Nuclear Reactions: An Introduction
Nuclei and nuclear reactions offer a unique setting for investigating three (and in some cases even all four) of the fundamental forces in nature. Nuclei have been shown – mainly by performing scattering experiments with electrons, muons and neutrinos – to be extended objects with complex internal structures: constituent quarks; gluons, whose exchange binds the quarks together; sea-quarks, the ubiquitous virtual quark-antiquark pairs and last but not least, clouds of virtual mesons, surrounding an inner nuclear region, their exchange being the source of the nucleon-nucleon interaction.
The interplay between the (mostly attractive) hadronic nucleon-nucleon interaction and the repulsive Coulomb force is responsible for the existence of nuclei; their degree of stability, expressed in the details and limits of the chart of nuclides; their rich structure and the variety of their interactions. Despite the impressive successes of the classical nuclear models and of ab-initio approaches, there is clearly no end in sight for either theoretical or experimental developments as shown e.g. by the recent need to introduce more sophisticated three-body interactions to account for an improved picture of nuclear structure and reactions. Yet, it turns out that the internal structure of the nucleons has comparatively little influence on the behavior of the nucleons in nuclei and nuclear physics – especially nuclear structure and reactions – is thus a field of science in its own right, without much recourse to subnuclear degrees of freedom.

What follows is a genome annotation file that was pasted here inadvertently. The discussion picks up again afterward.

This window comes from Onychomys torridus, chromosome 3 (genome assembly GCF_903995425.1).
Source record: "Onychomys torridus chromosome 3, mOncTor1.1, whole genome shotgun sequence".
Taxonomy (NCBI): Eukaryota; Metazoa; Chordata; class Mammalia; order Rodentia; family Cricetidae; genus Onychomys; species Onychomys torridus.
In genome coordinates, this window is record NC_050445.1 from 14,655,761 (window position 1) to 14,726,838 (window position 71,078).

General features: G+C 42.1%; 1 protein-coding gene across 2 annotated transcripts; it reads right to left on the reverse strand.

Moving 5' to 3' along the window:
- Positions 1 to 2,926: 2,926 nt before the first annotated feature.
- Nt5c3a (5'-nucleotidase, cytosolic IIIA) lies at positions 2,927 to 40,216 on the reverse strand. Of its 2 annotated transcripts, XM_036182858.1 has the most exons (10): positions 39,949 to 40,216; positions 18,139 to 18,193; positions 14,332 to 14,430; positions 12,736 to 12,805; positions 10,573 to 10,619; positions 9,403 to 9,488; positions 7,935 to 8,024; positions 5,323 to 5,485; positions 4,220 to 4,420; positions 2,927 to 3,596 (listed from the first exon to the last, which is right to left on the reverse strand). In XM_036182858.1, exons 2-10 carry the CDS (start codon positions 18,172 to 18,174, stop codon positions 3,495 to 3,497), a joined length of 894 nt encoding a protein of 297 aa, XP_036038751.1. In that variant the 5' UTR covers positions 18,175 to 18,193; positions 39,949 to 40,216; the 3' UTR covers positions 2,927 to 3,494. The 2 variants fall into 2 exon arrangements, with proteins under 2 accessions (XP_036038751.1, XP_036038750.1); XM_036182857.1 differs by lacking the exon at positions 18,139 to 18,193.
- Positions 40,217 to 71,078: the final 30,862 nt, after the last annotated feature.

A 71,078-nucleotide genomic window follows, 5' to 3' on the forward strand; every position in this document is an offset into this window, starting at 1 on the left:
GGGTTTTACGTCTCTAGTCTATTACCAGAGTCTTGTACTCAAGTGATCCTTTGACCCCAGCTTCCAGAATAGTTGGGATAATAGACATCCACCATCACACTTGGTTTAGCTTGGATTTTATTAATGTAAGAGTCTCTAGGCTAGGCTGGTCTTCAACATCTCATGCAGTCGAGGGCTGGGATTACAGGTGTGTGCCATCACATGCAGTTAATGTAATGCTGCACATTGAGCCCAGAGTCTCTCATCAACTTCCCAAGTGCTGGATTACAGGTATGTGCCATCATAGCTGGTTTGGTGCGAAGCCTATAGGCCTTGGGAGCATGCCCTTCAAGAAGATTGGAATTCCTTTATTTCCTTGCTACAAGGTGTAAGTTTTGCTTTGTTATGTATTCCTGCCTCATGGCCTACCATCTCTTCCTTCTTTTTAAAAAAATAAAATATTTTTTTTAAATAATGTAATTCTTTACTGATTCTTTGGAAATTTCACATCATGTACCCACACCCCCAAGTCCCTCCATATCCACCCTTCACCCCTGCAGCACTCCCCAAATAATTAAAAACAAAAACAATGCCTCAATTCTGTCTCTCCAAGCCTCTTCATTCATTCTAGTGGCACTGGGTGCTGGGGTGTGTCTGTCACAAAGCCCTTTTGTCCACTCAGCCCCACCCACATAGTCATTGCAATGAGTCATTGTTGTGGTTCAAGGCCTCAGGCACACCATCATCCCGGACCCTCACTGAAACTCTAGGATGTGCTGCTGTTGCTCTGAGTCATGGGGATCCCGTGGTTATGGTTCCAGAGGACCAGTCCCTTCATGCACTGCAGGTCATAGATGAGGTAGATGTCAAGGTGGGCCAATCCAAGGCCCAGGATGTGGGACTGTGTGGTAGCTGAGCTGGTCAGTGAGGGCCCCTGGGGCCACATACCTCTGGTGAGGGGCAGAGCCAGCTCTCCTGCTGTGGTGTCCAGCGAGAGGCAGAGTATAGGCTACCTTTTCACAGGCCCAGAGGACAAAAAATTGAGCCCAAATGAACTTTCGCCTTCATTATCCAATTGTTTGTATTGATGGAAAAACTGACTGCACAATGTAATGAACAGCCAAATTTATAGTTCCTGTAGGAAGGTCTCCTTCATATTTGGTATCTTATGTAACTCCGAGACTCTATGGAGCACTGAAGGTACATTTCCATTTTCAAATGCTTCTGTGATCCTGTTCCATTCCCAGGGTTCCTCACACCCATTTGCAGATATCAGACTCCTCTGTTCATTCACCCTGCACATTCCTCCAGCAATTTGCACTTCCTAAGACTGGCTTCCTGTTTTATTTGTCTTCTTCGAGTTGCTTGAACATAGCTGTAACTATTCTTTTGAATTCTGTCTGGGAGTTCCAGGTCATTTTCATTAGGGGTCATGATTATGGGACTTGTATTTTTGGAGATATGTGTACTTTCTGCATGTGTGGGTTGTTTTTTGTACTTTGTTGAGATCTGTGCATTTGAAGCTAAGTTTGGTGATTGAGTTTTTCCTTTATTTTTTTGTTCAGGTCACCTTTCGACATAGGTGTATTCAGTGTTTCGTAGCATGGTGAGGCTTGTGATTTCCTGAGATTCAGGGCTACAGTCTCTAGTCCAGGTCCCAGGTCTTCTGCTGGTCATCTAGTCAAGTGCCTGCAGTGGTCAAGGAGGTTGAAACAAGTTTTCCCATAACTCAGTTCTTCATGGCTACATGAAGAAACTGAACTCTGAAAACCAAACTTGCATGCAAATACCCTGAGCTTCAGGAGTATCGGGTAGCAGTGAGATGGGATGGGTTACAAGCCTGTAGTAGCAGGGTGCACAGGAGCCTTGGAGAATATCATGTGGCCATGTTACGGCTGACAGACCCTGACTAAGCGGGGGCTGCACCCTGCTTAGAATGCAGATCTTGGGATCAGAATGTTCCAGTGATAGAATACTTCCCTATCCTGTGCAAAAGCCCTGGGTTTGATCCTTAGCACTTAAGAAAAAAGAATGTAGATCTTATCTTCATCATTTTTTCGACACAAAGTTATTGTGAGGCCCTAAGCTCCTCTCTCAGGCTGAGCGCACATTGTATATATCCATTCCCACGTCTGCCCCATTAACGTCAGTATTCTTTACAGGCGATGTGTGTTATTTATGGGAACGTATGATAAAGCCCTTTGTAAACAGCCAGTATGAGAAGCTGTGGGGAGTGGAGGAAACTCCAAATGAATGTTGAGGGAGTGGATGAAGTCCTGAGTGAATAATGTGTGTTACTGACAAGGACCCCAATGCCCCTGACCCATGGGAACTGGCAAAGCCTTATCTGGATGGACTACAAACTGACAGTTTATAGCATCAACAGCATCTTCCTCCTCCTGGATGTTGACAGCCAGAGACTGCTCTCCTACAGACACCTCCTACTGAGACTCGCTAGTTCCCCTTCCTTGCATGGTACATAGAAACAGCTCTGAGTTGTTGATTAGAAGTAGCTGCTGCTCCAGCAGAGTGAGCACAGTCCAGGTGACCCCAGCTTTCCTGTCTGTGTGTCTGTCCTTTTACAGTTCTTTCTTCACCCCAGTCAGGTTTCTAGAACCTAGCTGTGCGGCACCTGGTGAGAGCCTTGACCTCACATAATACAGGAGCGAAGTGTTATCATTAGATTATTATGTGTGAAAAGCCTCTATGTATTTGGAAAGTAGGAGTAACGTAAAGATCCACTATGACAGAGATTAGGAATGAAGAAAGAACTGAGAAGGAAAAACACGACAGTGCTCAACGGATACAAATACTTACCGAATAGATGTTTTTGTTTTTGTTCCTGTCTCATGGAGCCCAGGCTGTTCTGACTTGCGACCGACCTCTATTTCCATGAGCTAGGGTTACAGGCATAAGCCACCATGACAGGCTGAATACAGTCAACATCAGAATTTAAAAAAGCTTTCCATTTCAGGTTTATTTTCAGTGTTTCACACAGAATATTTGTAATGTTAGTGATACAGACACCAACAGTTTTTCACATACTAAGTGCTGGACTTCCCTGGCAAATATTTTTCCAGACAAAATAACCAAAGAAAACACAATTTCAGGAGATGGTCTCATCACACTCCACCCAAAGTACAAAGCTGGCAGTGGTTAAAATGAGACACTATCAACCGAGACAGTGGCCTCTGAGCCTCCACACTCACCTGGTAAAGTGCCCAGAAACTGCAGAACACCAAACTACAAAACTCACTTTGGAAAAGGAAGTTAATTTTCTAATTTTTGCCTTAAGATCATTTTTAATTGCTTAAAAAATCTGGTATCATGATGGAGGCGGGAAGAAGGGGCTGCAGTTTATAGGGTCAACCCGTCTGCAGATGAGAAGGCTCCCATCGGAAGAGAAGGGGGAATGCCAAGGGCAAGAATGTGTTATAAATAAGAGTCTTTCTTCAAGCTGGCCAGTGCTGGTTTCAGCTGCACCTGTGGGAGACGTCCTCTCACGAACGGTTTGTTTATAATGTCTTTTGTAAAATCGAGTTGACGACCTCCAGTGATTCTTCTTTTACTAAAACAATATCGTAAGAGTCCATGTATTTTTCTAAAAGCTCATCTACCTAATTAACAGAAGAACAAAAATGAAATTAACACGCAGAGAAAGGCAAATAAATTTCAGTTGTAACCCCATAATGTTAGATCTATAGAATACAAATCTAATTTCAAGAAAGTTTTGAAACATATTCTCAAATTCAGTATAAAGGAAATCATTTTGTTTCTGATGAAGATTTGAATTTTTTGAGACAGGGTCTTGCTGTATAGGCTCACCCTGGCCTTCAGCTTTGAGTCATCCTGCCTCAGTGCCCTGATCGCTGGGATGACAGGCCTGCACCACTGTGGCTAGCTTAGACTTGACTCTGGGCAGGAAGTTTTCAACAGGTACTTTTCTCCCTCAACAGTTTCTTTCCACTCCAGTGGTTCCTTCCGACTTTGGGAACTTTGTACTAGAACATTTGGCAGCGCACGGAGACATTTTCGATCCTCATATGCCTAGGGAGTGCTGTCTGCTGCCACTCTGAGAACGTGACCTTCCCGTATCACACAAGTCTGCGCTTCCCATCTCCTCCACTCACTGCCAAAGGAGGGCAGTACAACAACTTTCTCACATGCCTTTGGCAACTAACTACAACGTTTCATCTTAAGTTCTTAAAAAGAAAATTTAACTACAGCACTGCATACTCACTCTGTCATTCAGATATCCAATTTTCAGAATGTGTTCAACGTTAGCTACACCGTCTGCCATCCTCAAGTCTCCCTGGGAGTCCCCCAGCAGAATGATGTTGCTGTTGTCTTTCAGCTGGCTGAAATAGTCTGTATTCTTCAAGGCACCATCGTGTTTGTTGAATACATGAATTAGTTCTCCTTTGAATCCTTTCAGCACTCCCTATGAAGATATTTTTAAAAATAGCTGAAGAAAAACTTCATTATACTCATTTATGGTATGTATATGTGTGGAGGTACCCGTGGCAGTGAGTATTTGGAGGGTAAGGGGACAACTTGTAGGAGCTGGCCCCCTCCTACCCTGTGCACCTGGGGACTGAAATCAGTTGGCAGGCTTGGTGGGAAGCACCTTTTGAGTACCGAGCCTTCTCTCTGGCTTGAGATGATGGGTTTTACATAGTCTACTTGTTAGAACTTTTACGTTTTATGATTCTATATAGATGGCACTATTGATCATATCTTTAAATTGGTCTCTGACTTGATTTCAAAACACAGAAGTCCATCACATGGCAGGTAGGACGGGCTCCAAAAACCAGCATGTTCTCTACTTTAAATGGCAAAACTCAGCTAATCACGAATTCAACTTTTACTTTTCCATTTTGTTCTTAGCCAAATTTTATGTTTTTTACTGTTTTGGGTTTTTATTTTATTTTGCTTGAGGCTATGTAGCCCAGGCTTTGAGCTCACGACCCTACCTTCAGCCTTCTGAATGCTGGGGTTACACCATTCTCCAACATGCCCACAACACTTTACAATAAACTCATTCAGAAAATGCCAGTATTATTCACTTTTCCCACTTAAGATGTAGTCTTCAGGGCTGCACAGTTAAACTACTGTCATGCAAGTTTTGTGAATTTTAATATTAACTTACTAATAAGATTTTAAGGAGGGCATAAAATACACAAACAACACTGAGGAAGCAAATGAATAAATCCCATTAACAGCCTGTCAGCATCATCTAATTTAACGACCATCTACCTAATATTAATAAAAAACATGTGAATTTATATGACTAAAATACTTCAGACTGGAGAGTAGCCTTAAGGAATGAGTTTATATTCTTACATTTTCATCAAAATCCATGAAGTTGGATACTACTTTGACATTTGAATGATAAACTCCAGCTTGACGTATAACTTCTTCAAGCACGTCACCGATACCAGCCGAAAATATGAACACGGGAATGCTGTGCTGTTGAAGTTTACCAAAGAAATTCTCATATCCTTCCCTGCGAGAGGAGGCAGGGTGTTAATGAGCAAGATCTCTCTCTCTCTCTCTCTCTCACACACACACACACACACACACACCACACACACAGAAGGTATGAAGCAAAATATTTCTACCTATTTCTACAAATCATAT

This book collects essential material that was presented in the form of lectures notes in nuclear physics courses for graduate students at the University of Cologne. It follows the course's approach, conveying the subject matter by combining experimental facts and experimental methods and tools with basic theoretical knowledge. Emphasis is placed on the importance of spin and orbital angular momentum (leading e.g. to applications in energy research, such as fusion with polarized nuclei) and on the operational definition of observables in nuclear physics. The end-of-chapter problems serve above all to elucidate and detail physical ideas that could not be presented in full detail in the main text.
Readers are assumed to have a working knowledge of quantum mechanics and a basic grasp of both non-relativistic and relativistic kinematics; the latter in particular is a prerequisite for interpreting nuclear reactions and the connections to particle and high-energy physics.